Elected officials say ‘yes’ to trolleys, ‘no’ to buses

Ten local elected officials are urging MassDOT to approve a $3 million appropriation to fund the continuation of the Mattapan trolley line. In a letter acquired by the Reporter, the politicians express their strong opposition to any thought of paving over the tracks and replacing the high-speed trolleys with shuttle buses.

The signatories include state Sen. Linda Dorcena Forry, state Reps. Dan Cullinane and Dan Hunt, and City Councillors Michelle Wu, Tim McCarthy, Frank Baker, Andrea Campbell, Annissa Essaibi-George, Michael Flaherty, and Ayanna Pressley.

“We do not believe it to be in the best interest of the communities and residents we represent to have the trolley line converted to a shuttle bus system,” the officials wrote, citing the historic nature of the trolley line and the adverse effect on residential property values along the line should buses be implemented.

In their letter, they “emphatically advocate” for keeping trolleys as the service vehicles for the line, preferably the existing Presidential Cable Cars (PCCs). They also wrote that the thousands of daily riders who rely on the line and would be underserved if it were to be reconfigured.

The economic fallout could be just as significant, the electeds assert, writing that a shuttle bus system “has the potential to literally shut down the multi-million dollar economic development proposals already in the RFP process for the Mattapan MBTA Station Parking Lot parcel.”

With respect to that point, the politicians cited a potential developer’s statement in a Reporter article on the Mattapan lot. Mathieu Zahler of Trinity Financial, one of two developers who have submitted bids in response to the Request for Proposals, said that easy access to the Mattapan high-speed trolley service next door is critical, and if the MBTA were to eliminate the trolley service, the Trinity project would not proceed.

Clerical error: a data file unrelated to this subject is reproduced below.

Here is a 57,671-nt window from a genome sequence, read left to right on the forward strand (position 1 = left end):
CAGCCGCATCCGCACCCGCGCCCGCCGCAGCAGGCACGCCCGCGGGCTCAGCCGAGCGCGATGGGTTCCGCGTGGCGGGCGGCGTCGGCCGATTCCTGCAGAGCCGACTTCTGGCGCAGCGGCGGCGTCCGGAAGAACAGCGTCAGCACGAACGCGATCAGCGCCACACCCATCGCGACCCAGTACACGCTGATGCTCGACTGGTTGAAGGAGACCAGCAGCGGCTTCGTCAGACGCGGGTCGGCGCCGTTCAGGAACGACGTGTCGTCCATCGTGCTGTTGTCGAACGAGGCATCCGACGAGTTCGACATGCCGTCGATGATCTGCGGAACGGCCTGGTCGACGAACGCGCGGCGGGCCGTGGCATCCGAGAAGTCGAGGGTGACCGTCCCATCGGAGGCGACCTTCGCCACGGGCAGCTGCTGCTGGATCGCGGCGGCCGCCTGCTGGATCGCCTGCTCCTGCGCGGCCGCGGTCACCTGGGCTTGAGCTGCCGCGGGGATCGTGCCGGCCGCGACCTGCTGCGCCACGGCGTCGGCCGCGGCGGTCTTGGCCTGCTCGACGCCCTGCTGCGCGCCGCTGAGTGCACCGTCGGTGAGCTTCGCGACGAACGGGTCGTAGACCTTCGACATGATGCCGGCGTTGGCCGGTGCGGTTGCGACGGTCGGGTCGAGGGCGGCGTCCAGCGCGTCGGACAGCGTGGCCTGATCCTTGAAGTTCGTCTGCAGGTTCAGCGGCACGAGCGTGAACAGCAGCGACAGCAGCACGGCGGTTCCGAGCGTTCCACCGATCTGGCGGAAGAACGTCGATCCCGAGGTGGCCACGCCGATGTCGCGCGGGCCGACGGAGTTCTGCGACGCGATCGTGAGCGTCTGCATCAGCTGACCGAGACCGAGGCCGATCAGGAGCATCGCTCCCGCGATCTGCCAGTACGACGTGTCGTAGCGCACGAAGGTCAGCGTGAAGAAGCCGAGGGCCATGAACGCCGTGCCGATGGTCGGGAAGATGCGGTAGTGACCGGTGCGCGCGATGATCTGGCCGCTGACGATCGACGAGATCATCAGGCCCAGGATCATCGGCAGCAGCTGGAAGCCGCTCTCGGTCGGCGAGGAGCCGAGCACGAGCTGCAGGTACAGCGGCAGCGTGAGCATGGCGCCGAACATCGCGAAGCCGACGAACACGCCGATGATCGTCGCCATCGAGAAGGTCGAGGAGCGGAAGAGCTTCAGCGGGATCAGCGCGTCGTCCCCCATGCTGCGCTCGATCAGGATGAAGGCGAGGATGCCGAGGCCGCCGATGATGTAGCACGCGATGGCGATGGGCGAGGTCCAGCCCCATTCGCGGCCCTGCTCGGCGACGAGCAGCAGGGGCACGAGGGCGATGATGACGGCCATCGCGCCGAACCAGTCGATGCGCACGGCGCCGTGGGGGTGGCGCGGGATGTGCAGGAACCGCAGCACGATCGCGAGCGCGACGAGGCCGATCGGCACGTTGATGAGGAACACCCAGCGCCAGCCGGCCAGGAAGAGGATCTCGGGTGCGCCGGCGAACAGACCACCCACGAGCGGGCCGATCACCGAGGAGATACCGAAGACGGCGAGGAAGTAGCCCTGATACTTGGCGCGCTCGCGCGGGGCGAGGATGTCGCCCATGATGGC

The $3 million investment proposal is set to come before the MBTA board next week in the midst of conversations fraught with concerns about the authority’s strained finances.  

“We understand that the problems of operating an aging fleet in a harsh climate are real,” the elected officials’ letter said. “We understand as we look to the future of the whole MBTA system that hard choices need to be made.”

But solutions exist, the politicians added, and discussion could give rise to innovative work partnerships. The trolley’s historical value and the negative economic ripple effects if it were removed, they wrote, make a compelling case for preserving the line and its classic carriages.